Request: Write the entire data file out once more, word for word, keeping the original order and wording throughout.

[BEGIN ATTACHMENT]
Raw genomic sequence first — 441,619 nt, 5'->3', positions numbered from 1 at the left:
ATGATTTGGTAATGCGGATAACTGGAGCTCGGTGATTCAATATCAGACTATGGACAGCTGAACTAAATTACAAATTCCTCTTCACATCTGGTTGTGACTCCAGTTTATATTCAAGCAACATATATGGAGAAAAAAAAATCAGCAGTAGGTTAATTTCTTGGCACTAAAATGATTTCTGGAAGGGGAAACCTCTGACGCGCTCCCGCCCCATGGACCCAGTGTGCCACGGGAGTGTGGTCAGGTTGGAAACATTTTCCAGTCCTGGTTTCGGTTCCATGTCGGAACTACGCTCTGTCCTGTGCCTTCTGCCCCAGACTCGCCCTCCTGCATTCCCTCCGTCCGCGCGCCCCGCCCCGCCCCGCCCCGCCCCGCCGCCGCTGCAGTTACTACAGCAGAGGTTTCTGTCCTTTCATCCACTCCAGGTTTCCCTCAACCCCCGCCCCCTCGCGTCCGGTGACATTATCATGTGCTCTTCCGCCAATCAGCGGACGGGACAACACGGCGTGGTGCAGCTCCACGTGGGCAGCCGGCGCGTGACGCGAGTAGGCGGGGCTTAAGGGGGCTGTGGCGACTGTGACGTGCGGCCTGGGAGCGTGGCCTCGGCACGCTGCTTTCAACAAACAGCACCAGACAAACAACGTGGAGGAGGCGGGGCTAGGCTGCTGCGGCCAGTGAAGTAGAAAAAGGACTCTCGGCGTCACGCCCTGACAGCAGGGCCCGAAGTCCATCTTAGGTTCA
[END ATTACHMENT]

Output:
Raw genomic sequence first — 441,619 nt, 5'->3', positions numbered from 1 at the left:
ATGATTTGGTAATGCGGATAACTGGAGCTCGGTGATTCAATATCAGACTATGGACAGCTGAACTAAATTACAAATTCCTCTTCACATCTGGTTGTGACTCCAGTTTATATTCAAGCAACATATATGGAGAAAAAAAAATCAGCAGTAGGTTAATTTCTTGGCACTAAAATGATTTCTGGAAGGGGAAACCTCTGACGCGCTCCCGCCCCATGGACCCAGTGTGCCACGGGAGTGTGGTCAGGTTGGAAACATTTTCCAGTCCTGGTTTCGGTTCCATGTCGGAACTACGCTCTGTCCTGTGCCTTCTGCCCCAGACTCGCCCTCCTGCATTCCCTCCGTCCGCGCGCCCCGCCCCGCCCCGCCCCGCCCCGCCGCCGCTGCAGTTACTACAGCAGAGGTTTCTGTCCTTTCATCCACTCCAGGTTTCCCTCAACCCCCGCCCCCTCGCGTCCGGTGACATTATCATGTGCTCTTCCGCCAATCAGCGGACGGGACAACACGGCGTGGTGCAGCTCCACGTGGGCAGCCGGCGCGTGACGCGAGTAGGCGGGGCTTAAGGGGGCTGTGGCGACTGTGACGTGCGGCCTGGGAGCGTGGCCTCGGCACGCTGCTTTCAACAAACAGCACCAGACAAACAACGTGGAGGAGGCGGGGCTAGGCTGCTGCGGCCAGTGAAGTAGAAAAAGGACTCTCGGCGTCACGCCCTGACAGCAGGGCCCGAAGTCCATCTTAGGTTCA